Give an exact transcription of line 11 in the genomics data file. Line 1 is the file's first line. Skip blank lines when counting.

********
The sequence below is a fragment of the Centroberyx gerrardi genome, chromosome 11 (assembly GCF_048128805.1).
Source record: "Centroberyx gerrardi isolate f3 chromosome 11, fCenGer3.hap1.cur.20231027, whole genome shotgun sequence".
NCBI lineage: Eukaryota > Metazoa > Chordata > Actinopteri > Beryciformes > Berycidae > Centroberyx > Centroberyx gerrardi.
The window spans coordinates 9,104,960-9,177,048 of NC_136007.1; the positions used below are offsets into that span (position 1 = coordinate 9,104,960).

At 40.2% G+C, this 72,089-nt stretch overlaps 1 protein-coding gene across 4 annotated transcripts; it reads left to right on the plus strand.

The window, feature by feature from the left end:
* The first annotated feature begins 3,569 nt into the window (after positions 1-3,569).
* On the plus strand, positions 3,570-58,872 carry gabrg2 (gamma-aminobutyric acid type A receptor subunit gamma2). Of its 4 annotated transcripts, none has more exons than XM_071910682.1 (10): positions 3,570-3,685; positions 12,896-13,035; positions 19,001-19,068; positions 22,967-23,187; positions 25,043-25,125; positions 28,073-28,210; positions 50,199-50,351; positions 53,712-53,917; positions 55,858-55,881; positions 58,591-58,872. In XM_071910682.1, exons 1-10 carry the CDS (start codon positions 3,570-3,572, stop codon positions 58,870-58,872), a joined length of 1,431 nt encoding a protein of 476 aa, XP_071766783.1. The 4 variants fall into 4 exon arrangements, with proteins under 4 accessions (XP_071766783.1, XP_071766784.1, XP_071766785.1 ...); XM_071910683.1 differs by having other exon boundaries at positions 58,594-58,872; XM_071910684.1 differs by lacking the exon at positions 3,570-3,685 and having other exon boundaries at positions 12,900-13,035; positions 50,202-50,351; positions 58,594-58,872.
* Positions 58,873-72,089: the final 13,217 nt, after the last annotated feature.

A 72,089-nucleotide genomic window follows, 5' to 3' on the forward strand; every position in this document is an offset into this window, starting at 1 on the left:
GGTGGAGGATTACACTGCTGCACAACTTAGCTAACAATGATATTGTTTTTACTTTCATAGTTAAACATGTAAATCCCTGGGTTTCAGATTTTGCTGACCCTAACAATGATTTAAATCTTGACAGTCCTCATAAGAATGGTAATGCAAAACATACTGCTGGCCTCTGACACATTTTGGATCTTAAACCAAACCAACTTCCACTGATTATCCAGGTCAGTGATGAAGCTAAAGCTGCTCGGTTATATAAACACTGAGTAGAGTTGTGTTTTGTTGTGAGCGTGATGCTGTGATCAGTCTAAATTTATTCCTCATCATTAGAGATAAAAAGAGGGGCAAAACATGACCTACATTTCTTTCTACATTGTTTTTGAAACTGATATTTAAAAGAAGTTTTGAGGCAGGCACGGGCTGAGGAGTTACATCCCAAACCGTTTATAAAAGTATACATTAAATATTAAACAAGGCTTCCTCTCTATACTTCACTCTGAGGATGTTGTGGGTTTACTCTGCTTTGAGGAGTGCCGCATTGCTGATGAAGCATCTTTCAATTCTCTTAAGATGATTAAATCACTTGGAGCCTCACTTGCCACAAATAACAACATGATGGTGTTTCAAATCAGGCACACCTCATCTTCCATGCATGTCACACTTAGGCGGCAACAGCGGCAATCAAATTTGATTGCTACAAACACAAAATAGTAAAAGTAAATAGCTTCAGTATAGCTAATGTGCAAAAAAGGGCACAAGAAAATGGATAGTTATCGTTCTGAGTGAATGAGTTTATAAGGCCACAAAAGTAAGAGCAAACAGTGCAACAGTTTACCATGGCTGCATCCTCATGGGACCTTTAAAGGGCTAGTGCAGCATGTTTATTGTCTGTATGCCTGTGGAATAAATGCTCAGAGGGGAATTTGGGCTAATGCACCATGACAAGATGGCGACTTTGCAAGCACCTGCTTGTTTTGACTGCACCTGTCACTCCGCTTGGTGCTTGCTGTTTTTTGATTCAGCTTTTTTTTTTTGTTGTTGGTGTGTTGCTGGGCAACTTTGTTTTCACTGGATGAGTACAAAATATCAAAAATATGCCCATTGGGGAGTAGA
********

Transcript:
GGTGGAGGATTACACTGCTGCACAACTTAGCTAACAATGATATTGTTTTTACTTTCATAGTTAAACATGTAAATCCCTGGGTTTCAGATTTTGCTGACCCTAACAATGATTTAAATCTTGACAGTCCTCATAAGAATGGTAATGCAAAACATACTGCTGGCCTCTGACACATTTTGGATCTTAAACCAAACCAACTTCCACTGATTATCCAGGTCAGTGATGAAGCTAAAGCTGCTCGGTTATATAAACACTGAGTAGAGTTGTGTTTTGTTGTGAGCGTGATGCTGTGATCAGTCTAAATTTATTCCTCATCATTAGAGATAAAAAGAGGGGCAAAACATGACCTACATTTCTTTCTACATTGTTTTTGAAACTGATATTTAAAAGAAGTTTTGAGGCAGGCACGGGCTGAGGAGTTACATCCCAAACCGTTTATAAAAGTATACATTAAATATTAAACAAGGCTTCCTCTCTATACTTCACTCTGAGGATGTTGTGGGTTTACTCTGCTTTGAGGAGTGCCGCATTGCTGATGAAGCATCTTTCAATTCTCTTAAGATGATTAAATCACTTGGAGCCTCACTTGCCACAAATAACAACATGATGGTGTTTCAAATCAGGCACACCTCATCTTCCATGCATGTCACACTTAGGCGGCAACAGCGGCAATCAAATTTGATTGCTACAAACACAAAATAGTAAAAGTAAATAGCTTCAGTATAGCTAATGTGCAAAAAAGGGCACAAGAAAATGGATAGTTATCGTTCTGAGTGAATGAGTTTATAAGGCCACAAAAGTAAGAGCAAACAGTGCAACAGTTTACCATGGCTGCATCCTCATGGGACCTTTAAAGGGCTAGTGCAGCATGTTTATTGTCTGTATGCCTGTGGAATAAATGCTCAGAGGGGAATTTGGGCTAATGCACCATGACAAGATGGCGACTTTGCAAGCACCTGCTTGTTTTGACTGCACCTGTCACTCCGCTTGGTGCTTGCTGTTTTTTGATTCAGCTTTTTTTTTTTGTTGTTGGTGTGTTGCTGGGCAACTTTGTTTTCACTGGATGAGTACAAAATATCAAAAATATGCCCATTGGGGAGTAGA